During a panel session, H.E. Sigrid Kaag, Minister for Foreign Trade and Development Cooperation, the Netherlands spoke about the importance of UHC and the need to focus efforts on speed, quality and continuity, not one-off interventions. She said, “We want to spearhead a true focus on mental health and psychosocial support.”
H.E. Professor Jacek Czaputowicz, Minister of Foreign Affairs, Poland endorsed the Call to Action and spoke about core objectives of access to care in emergencies and armed conflicts and evoked the memory of the turbulent 20th century, which reminds us all of the value of healthcare during conflict. “There is still much to be done; such as improvements on health financing, promoting UHC in national health systems and ensuring universal access to quality health services. We need to mobilize humanitarian and development actors as well as the private sector to achieve UHC for all even in fragile and conflict situations.”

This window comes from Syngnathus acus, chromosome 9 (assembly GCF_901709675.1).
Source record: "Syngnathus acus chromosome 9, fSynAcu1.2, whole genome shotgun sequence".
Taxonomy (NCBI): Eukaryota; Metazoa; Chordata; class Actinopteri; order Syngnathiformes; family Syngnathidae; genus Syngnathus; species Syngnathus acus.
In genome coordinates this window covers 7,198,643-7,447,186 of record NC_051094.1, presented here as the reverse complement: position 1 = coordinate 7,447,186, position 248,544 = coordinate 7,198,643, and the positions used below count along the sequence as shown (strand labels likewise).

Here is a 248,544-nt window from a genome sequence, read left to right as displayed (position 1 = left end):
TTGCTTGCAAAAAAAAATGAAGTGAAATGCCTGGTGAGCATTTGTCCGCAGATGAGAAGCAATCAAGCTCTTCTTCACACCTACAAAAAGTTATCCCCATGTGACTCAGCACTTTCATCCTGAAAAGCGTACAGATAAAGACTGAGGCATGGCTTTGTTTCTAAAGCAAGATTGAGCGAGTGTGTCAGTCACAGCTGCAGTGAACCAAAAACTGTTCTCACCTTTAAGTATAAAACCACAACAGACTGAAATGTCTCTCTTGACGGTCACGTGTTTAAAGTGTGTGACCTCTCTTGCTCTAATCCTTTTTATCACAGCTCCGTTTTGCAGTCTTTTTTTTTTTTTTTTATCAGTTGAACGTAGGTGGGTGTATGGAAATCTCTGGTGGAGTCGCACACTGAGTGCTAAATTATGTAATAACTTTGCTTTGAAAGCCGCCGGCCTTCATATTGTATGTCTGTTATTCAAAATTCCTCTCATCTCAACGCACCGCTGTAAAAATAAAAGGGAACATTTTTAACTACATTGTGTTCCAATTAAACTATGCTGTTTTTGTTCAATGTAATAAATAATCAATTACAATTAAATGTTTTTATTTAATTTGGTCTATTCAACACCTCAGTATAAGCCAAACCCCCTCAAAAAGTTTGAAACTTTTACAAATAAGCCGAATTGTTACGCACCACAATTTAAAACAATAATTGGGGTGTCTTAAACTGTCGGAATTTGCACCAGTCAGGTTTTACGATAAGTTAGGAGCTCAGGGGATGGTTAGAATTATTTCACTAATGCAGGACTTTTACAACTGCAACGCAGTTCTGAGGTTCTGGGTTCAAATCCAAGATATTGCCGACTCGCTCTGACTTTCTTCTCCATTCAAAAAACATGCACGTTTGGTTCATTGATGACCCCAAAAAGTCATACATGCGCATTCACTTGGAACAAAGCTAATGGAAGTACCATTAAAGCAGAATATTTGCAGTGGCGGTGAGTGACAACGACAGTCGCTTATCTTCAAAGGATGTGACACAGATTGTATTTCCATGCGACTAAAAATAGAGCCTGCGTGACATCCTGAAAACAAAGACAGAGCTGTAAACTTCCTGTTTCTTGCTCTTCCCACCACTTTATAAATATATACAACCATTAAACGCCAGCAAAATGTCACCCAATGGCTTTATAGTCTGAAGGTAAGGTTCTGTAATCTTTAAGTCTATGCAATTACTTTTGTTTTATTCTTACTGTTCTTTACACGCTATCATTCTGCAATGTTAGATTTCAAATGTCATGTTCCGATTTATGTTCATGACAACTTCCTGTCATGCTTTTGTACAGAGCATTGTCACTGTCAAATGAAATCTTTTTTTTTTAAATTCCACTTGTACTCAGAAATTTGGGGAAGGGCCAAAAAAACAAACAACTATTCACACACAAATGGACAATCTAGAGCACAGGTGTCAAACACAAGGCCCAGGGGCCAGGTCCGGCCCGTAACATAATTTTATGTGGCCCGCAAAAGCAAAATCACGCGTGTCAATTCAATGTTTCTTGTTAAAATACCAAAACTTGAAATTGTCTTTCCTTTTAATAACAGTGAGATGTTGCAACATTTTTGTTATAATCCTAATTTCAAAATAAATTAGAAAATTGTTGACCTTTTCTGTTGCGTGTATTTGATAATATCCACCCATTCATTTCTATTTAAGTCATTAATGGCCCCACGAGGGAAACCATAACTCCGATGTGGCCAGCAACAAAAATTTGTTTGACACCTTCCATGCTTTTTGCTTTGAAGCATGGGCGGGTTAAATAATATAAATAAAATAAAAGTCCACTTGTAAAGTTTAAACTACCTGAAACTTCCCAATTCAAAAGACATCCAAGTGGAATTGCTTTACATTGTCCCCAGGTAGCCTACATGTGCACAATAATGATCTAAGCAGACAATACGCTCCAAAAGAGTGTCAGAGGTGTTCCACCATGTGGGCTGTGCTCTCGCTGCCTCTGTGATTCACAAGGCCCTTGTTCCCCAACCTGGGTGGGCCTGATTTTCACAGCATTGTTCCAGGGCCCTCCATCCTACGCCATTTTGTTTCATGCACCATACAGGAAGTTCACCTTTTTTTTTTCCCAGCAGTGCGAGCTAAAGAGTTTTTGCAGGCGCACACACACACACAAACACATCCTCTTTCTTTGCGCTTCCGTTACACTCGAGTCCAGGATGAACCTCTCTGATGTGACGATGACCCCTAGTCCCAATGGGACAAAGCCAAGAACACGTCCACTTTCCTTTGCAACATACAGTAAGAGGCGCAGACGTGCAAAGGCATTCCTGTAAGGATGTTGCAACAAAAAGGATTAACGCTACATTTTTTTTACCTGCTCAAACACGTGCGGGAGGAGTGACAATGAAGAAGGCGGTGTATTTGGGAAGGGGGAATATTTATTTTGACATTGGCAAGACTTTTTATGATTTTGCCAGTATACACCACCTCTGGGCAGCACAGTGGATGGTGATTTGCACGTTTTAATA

H.E. Dr. Pierre Somse, Minister of Public Health and Population, Central African Republic shared the challenges that the country faces in relation to health care including insecurity, attacks on health infrastructure and workers, lack of drugs, and health professionals especially in rural areas and areas controlled by armed groups. Its maternal and child mortality is among the worst in the world, thus the government’s priorities. There are also difficulties of coordination with a multiplicity of actors, and lack of accountability, especially in the public sector. How is it possible to achieve UHC in this context? “First, we need to re-establish government leadership and strong especially in the humanitarian context. The humanitarian response believes they are a group apart and do not have to deal with government, as their role is to care for people and they do this better than government. It may be true, but the lack of coordination creates unnecessary tension and is a missed opportunity.” He reiterated that “Health is an incubation to peace.”